Protecting your data in the cloud
As we continue to move into the information era, data is increasingly a foundational element of business. Data is collected, stored, and analysed allowing businesses to gain a new depth of insight into their customers and their habits with an endless amount of possibilities to grow business in a smarter, more agile way. This data needs to be available around the clock to ensure the operational success of the business. But this exploding proliferation of data has also attracted regulatory interest from a number of bodies including the Information Commissioner, the Financial Services Authority and the plethora of health care regulators.
Data that once lived in basements and backrooms is being moved to cloud-based servers and SaaS (software as a service) applications. Historically, data backup has always been a key component of any IT strategy – whether it was stored on floppy disks, duplicate servers, or in custom built applications. With this shift to the cloud, backup shouldn’t be taken out of the strategy; rather, it should be re-thought to be more adaptable and cost-effective – the same reason you moved to the cloud in the first place.
But isn’t the cloud already backed up?
There is a common misconception that the cloud is backed up. However, while Amazon, Google, Microsoft and Salesforce all have disaster recovery plans for the data they store on their servers, is that the only way you think you’ll be affected by data loss? It’s more likely that an employee is going to delete something they end up needing two weeks later than the possibility of all of Google’s servers being destroyed by a tornado. Google and Salesforce both have limited functionality when it comes to getting your data back if it is lost for reasons other than hardware failure or disasters.
In fact, Salesforce has a high cost associated with recovering your data and it can take up to 15 days. These applications usually aren’t the responsible party for your data loss, but they aren’t built to protect you against accidental or malicious actions either. In other words, if the data loss is your fault, you’re out of luck in most cases unless you have your own backup solution.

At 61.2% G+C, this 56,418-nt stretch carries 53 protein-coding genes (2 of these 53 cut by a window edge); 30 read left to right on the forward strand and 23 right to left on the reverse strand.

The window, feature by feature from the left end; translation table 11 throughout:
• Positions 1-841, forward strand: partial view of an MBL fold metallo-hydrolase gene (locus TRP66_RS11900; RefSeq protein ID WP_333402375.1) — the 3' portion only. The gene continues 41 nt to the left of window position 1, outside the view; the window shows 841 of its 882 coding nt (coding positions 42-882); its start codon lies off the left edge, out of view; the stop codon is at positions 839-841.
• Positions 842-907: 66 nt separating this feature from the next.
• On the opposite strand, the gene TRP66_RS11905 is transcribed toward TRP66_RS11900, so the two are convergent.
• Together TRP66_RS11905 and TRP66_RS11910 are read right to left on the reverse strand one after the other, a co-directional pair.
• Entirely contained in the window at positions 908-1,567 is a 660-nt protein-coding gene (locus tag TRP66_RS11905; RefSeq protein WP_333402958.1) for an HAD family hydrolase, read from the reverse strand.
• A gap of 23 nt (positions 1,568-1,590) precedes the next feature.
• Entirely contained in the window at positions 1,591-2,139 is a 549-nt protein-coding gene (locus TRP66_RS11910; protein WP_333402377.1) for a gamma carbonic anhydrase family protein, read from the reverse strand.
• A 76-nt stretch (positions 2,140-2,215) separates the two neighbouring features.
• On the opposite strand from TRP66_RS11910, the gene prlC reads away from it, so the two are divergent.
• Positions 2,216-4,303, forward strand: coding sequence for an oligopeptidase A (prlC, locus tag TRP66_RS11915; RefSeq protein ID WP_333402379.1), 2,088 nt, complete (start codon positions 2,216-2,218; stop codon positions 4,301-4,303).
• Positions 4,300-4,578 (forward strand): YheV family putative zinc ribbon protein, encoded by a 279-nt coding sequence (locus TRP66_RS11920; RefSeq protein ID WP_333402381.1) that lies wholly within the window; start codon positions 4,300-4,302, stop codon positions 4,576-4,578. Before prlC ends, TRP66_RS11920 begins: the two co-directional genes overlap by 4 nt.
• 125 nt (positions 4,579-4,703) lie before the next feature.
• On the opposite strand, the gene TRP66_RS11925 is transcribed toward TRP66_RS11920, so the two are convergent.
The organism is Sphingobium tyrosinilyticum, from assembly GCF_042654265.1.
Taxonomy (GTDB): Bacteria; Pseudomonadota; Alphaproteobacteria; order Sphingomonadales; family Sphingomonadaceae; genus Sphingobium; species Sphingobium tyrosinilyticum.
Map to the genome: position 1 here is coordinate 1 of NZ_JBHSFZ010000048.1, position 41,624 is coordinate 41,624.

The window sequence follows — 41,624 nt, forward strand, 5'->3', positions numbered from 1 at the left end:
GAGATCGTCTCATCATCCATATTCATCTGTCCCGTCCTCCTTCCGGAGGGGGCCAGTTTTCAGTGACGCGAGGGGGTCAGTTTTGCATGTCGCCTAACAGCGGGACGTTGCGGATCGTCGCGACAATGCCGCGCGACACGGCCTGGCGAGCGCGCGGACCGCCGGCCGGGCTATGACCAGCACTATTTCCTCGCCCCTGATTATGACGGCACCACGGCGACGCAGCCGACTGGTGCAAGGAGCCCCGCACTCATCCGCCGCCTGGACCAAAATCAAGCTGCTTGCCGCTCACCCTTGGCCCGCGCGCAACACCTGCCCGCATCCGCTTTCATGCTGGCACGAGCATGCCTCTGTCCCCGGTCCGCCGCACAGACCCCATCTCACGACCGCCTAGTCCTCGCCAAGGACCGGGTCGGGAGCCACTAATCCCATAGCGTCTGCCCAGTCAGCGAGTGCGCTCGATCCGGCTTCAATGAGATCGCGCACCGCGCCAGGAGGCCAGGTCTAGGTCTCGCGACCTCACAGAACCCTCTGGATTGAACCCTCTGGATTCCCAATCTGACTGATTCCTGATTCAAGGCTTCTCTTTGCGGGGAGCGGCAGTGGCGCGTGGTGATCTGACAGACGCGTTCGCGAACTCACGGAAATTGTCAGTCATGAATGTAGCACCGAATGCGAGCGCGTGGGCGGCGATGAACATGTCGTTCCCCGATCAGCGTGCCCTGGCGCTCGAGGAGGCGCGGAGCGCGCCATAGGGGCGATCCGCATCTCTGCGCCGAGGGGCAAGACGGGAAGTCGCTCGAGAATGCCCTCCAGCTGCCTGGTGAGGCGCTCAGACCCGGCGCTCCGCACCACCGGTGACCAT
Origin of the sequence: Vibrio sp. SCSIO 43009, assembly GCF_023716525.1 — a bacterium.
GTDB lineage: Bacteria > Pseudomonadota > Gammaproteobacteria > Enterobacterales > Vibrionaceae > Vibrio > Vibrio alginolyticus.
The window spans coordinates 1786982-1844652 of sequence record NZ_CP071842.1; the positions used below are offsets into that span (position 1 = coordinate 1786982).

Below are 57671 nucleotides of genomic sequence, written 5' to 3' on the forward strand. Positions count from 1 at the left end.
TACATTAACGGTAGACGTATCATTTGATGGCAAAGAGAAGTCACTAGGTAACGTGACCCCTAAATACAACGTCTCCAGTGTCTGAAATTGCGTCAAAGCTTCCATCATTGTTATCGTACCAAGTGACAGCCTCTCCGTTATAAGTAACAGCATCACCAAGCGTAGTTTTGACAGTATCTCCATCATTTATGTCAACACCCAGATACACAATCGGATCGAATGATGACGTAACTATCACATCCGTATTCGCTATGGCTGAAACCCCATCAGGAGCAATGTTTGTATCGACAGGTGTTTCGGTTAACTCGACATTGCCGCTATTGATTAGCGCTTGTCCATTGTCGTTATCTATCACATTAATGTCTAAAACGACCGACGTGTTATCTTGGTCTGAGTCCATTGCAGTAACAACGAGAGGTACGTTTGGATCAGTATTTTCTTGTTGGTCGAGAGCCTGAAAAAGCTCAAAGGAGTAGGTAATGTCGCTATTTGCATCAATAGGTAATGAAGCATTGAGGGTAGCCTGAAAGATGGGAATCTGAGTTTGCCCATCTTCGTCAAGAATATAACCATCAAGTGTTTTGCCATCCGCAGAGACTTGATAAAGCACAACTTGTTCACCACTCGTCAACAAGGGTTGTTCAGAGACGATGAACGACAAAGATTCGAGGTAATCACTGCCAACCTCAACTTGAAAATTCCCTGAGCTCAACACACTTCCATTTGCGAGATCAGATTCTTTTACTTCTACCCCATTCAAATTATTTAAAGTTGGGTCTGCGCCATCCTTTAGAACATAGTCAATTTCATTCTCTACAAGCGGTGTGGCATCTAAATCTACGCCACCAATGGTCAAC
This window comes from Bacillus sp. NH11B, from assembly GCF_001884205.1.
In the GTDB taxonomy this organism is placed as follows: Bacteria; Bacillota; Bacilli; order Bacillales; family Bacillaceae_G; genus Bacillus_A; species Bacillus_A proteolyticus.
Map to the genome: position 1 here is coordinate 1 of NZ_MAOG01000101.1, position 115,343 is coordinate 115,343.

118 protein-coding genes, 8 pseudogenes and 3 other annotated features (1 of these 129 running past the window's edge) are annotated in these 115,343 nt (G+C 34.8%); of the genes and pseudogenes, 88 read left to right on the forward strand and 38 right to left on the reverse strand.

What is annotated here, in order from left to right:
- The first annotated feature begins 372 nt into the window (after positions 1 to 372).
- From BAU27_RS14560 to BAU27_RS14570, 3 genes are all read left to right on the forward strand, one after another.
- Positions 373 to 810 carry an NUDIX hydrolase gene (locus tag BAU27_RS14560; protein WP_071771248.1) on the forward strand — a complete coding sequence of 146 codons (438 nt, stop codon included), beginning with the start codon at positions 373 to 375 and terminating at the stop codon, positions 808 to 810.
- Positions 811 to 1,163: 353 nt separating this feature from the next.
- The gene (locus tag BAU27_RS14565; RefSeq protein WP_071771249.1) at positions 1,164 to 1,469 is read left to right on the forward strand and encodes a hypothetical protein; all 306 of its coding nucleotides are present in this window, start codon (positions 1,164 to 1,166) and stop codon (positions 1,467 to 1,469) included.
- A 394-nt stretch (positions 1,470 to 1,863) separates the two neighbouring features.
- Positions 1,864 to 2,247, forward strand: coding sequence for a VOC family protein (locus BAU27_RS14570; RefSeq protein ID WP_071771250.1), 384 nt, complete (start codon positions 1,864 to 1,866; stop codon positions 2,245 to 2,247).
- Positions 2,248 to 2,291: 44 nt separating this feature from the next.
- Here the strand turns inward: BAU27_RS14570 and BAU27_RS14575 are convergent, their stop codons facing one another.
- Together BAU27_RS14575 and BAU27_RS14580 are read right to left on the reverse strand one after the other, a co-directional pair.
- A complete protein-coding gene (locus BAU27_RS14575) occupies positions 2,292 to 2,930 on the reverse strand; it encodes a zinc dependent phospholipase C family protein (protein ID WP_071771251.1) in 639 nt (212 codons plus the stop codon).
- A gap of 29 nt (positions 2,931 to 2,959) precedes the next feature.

How common is data loss?
In their report entitled “SaaS Data Loss: The Problem You Didn’t Know You Had,” the
Aberdeen Group cites that 32% of companies surveyed lost data from within a SaaS application. That means more than one in every three companies lose data in the cloud.
In a similar report by Forrester titled, “Back Up Your Critical Cloud Data Before It’s Too Late” it was stated that companies were steadily increasing their use of SaaS applications. According to Rachel Dines, the analyst who wrote the report: “As more critical data is deployed in the cloud, it’s time for I&O leaders to be proactive and invest in mitigating these risks instead of waiting for data loss to occur.”
How can I lose data?
Data loss has serious implications for businesses affected. The Cloud Security Alliance list data loss in its top 10 cloud threats. For businesses that sustain data loss, statistics show that 60% of those companies will be out of business within 6 months of the disaster.
We see six main causes of data loss from cloud applications:
- Accidental deletion: While this is the most basic cause of data loss, it’s also the most common.
- Departing employees: As employees leave your organisation, what happens to the data associated with their accounts in your SaaS application? If you need to retain their data, you’ll need to pay ongoing licensing fees for inactive accounts.
- Hackers: Every news cycle brings a new story of a cyberattack. Criminals often target on-premises systems, but ransomware and other malware also impact critical data in SaaS applications.
- Malicious insiders: Whether it’s a disgruntled employee, a resentful contractor, or some other insider with the intention to do harm, malicious users are another common cause of data loss.
- Rogue applications: What happens when the app that’s supposed to consolidate duplicate records accidentally deletes or corrupts unique records?
- SaaS providers’ prolonged outage: An unexpected, prolonged SaaS provider outage can cripple your business.
How do I prevent data loss from causing business disruption?
We suggest a systematic and layered approach to protecting your company’s data, which involves all or a combination of the following measures:
- Good Data Management Processes
- SaaS Application Training
- Robust Password Policies
- Automated Backup with Easy Recover and Restore
Good data management processes means putting procedures, policies and checklists in place specific to SaaS applications. They could be focused on instances such as times of high-volume data or when users join and leave a company. Users should be thoroughly trained in order to understand the purpose of the application and the role the data plays in the success of the organisation. Passwords should always be robust and changed frequently.
All of these measures help to minimise the instances when data is lost, however, none replace your data once it’s gone. That is why having an automated daily backup such as Datto’s SaaS Protect solution can help businesses “set it and forget it” – and having some type of backup should be critical to your overall cloud strategy. The result is that your information is readily available when you need it, including in an instance of user error and deletion, allowing you to easily restore data with minimal business interruption.